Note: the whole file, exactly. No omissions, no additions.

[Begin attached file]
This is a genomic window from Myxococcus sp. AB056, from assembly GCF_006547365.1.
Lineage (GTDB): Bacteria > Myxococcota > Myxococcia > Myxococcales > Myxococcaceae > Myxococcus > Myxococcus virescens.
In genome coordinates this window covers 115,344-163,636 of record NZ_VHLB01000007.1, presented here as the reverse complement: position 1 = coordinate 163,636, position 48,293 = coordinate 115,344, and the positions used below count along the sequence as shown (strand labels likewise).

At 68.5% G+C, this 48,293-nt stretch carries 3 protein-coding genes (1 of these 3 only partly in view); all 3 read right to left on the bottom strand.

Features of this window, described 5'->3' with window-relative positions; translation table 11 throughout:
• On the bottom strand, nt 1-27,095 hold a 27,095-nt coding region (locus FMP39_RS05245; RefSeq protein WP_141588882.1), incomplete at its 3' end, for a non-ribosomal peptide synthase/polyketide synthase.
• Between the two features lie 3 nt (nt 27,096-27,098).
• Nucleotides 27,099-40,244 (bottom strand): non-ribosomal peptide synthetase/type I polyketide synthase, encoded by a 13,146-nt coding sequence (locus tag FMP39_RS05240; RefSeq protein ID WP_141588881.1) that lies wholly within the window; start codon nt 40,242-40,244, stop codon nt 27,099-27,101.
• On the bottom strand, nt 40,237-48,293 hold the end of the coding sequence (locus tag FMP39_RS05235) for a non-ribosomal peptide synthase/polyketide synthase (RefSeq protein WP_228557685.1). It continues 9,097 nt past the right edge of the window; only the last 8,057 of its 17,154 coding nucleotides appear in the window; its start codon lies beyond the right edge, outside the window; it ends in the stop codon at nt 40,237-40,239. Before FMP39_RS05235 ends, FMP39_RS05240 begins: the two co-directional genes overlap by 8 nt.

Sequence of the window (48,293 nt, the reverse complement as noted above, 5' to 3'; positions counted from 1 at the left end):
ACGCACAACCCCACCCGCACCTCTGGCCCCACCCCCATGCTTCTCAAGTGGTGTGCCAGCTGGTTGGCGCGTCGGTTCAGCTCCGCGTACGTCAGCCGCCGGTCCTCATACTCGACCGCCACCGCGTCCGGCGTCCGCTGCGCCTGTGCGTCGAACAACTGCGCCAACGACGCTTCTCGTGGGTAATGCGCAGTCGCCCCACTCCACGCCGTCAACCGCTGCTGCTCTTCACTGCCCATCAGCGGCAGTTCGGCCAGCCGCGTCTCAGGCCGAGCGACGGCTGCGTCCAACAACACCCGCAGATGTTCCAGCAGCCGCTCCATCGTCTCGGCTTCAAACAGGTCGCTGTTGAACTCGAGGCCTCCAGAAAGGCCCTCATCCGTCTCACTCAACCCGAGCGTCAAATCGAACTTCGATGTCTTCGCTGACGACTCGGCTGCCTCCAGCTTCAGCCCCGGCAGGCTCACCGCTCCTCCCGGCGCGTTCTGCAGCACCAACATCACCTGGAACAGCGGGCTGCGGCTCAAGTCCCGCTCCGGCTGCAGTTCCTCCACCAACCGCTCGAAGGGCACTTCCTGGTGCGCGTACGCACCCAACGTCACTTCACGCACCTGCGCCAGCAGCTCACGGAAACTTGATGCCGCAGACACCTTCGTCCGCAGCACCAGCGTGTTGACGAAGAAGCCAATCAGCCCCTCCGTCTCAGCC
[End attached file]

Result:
This is a genomic window from Myxococcus sp. AB056, from assembly GCF_006547365.1.
Lineage (GTDB): Bacteria > Myxococcota > Myxococcia > Myxococcales > Myxococcaceae > Myxococcus > Myxococcus virescens.
In genome coordinates this window covers 115,344-163,636 of record NZ_VHLB01000007.1, presented here as the reverse complement: position 1 = coordinate 163,636, position 48,293 = coordinate 115,344, and the positions used below count along the sequence as shown (strand labels likewise).

At 68.5% G+C, this 48,293-nt stretch carries 3 protein-coding genes (1 of these 3 only partly in view); all 3 read right to left on the bottom strand.

Features of this window, described 5'->3' with window-relative positions; translation table 11 throughout:
• On the bottom strand, nt 1-27,095 hold a 27,095-nt coding region (locus FMP39_RS05245; RefSeq protein WP_141588882.1), incomplete at its 3' end, for a non-ribosomal peptide synthase/polyketide synthase.
• Between the two features lie 3 nt (nt 27,096-27,098).
• Nucleotides 27,099-40,244 (bottom strand): non-ribosomal peptide synthetase/type I polyketide synthase, encoded by a 13,146-nt coding sequence (locus tag FMP39_RS05240; RefSeq protein ID WP_141588881.1) that lies wholly within the window; start codon nt 40,242-40,244, stop codon nt 27,099-27,101.
• On the bottom strand, nt 40,237-48,293 hold the end of the coding sequence (locus tag FMP39_RS05235) for a non-ribosomal peptide synthase/polyketide synthase (RefSeq protein WP_228557685.1). It continues 9,097 nt past the right edge of the window; only the last 8,057 of its 17,154 coding nucleotides appear in the window; its start codon lies beyond the right edge, outside the window; it ends in the stop codon at nt 40,237-40,239. Before FMP39_RS05235 ends, FMP39_RS05240 begins: the two co-directional genes overlap by 8 nt.

Sequence of the window (48,293 nt, the reverse complement as noted above, 5' to 3'; positions counted from 1 at the left end):
ACGCACAACCCCACCCGCACCTCTGGCCCCACCCCCATGCTTCTCAAGTGGTGTGCCAGCTGGTTGGCGCGTCGGTTCAGCTCCGCGTACGTCAGCCGCCGGTCCTCATACTCGACCGCCACCGCGTCCGGCGTCCGCTGCGCCTGTGCGTCGAACAACTGCGCCAACGACGCTTCTCGTGGGTAATGCGCAGTCGCCCCACTCCACGCCGTCAACCGCTGCTGCTCTTCACTGCCCATCAGCGGCAGTTCGGCCAGCCGCGTCTCAGGCCGAGCGACGGCTGCGTCCAACAACACCCGCAGATGTTCCAGCAGCCGCTCCATCGTCTCGGCTTCAAACAGGTCGCTGTTGAACTCGAGGCCTCCAGAAAGGCCCTCATCCGTCTCACTCAACCCGAGCGTCAAATCGAACTTCGATGTCTTCGCTGACGACTCGGCTGCCTCCAGCTTCAGCCCCGGCAGGCTCACCGCTCCTCCCGGCGCGTTCTGCAGCACCAACATCACCTGGAACAGCGGGCTGCGGCTCAAGTCCCGCTCCGGCTGCAGTTCCTCCACCAACCGCTCGAAGGGCACTTCCTGGTGCGCGTACGCACCCAACGTCACTTCACGCACCTGCGCCAGCAGCTCACGGAAACTTGATGCCGCAGACACCTTCGTCCGCAGCACCAGCGTGTTGACGAAGAAGCCAATCAGCCCCTCCGTCTCAGCC